"The cast is just right...Marsh packs Betty with bitterness and colorful language. Midway through the play, she delivers a colorful oration on Norwegians that made one audience member laugh until he cried."  - Review of The Norwegians, Pamela Espeland, MinnPost


"As Karen, erupted into paranoid schizoprenia, Marsh is a marvel of manic terror one moment, vicious character assassination another, the soul of reason the next minute. We know she can't help herself, yet in each guise she creates the illusion of being the one in control."  - Review of And So It Goes, Arthur Dorman, Talkin' Broadway


"The 100-minute solo character study is a good vehicle for Marsh, who has piled up a good chunk of work over the past decade...[Her] Haley starts the show charmingly schooling us in what a woman goes through in balancing great-looking footwear and piercing discomfort...she has the quirks in spades; Marsh looks perfect for the role, and her energy never flags."  - Review of Bad Dates, Graydon Royce, Star Tribune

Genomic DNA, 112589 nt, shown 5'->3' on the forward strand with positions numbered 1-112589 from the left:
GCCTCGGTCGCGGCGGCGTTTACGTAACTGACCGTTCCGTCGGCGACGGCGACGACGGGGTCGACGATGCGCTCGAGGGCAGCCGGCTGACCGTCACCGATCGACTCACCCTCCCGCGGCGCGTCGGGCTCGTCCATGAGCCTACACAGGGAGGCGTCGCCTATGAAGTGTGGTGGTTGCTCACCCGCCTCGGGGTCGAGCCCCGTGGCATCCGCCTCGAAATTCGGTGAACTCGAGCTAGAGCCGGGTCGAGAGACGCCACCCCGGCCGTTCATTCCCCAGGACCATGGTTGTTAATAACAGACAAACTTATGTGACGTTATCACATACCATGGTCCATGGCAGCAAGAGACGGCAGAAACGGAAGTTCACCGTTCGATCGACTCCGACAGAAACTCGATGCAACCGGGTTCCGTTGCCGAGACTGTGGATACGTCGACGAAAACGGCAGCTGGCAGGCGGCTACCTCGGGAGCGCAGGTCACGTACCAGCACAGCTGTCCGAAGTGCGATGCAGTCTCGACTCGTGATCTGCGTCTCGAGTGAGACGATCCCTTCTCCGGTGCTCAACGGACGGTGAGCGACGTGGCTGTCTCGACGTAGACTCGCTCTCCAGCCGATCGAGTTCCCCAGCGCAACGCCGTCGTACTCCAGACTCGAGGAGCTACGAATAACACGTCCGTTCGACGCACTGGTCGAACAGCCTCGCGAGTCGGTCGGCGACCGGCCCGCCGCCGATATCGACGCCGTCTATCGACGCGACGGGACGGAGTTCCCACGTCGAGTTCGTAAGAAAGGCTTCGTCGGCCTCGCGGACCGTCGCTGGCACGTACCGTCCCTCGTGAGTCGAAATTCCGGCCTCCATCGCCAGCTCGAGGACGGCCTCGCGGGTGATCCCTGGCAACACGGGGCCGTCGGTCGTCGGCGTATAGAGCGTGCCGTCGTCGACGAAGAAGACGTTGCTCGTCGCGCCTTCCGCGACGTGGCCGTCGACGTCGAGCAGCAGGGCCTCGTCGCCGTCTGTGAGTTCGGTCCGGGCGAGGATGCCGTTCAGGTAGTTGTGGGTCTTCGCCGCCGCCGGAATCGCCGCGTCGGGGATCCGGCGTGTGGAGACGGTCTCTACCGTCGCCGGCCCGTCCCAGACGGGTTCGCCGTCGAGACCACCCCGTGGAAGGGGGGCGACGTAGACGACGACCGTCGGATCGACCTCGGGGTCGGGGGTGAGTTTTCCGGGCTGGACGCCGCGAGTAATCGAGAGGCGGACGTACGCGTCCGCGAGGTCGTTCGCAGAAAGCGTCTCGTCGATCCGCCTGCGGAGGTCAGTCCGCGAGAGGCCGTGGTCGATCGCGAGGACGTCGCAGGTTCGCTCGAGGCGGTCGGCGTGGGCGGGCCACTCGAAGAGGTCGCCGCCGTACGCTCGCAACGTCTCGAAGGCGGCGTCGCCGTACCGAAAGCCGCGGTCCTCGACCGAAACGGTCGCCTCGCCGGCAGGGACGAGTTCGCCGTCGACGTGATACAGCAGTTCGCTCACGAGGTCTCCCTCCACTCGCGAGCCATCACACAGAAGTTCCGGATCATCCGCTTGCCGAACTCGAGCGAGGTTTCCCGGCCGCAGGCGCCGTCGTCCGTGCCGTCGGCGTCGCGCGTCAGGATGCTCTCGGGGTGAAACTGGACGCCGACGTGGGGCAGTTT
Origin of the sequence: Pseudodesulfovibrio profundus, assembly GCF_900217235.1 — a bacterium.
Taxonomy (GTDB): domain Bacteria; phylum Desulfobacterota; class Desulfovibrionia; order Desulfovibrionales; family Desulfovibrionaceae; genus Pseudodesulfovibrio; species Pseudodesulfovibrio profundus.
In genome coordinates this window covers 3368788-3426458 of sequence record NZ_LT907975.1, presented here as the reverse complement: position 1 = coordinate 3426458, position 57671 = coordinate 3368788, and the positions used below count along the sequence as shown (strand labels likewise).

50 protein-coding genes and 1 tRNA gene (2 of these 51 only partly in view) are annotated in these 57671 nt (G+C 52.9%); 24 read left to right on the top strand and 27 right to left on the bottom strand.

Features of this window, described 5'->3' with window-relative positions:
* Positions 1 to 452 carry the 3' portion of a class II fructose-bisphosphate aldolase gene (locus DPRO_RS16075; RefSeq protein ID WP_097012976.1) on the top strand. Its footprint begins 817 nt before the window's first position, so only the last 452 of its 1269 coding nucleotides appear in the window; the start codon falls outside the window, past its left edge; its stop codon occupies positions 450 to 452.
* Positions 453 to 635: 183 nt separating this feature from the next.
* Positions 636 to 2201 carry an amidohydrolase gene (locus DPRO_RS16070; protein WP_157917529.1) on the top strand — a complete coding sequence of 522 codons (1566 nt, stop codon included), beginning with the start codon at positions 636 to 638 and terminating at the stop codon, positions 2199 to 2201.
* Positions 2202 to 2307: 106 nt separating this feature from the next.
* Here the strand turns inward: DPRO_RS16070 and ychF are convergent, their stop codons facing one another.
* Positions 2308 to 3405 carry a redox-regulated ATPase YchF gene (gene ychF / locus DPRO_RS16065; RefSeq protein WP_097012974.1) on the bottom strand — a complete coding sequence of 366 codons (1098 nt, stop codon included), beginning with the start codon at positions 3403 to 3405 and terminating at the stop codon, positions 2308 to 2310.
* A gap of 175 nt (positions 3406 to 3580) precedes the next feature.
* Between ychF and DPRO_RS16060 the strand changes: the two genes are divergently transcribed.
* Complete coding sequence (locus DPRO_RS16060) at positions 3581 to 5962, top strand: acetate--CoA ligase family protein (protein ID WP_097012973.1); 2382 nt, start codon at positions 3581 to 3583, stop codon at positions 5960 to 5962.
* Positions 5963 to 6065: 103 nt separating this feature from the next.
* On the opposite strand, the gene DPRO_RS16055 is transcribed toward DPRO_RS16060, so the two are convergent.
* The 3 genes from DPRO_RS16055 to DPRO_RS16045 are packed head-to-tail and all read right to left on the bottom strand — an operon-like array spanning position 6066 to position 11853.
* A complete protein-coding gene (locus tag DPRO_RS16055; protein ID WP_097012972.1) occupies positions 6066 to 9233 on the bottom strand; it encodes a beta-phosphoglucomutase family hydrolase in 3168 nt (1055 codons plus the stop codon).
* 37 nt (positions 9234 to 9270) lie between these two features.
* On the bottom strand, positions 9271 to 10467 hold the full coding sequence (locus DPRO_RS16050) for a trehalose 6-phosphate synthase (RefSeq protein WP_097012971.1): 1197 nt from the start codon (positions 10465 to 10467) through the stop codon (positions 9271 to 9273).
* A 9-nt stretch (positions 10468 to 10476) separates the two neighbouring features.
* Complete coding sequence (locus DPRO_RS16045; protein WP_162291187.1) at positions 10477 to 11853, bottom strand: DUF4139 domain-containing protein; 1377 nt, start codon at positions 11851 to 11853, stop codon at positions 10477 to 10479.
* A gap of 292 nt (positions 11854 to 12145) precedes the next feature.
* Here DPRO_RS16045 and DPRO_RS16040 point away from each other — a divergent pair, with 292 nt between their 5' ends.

"Sara Marsh's fiery May is utterly feline, hardwired into a suspended state of emotionalism that continues to short-circuit her into the toxic connection with Eddie."  - Review of Fool For Love, John Townsend, Lavender Magazine


"I often say that two person plays are my favorite…This is one such play, and both Sally [Wingert] and Sara [Marsh] give among the best performances I’ve seen from either of them."  - Review of ‘Night, Mother, Jill Schafer, Cherry and Spoon


"The cast is game and gifted...Marsh, as a repeat customer in the offing-the-boyfriend industry, trods the line between grim groundedness and insanity"  - Review of The Norwegians, Dominic Papatola, Pioneer Press


"It is Sunshine, played by a petite performer who punches way above her weight, who brings a sense of menace to the 90-minute play...Imagine Lady Macbeth as a working girl, struggling to find a way to get her soul some nourishing light."  - Review of Sunshine, Rohan Preston, Star Tribune

Photo credits: Heidi Bohnenkamp (Extremities, The Drunken City, The Hothouse); Melissa Hesse (The Norwegians, And So It Goes, Sunshine); John Eastman (Speed-the-Plow); Hilary Roberts (Bad Dates); Rich Ryan (Fool For Love, The Maids, ‘Night, Mother); Craig VanDerSchaegen (Roller Derby Queen).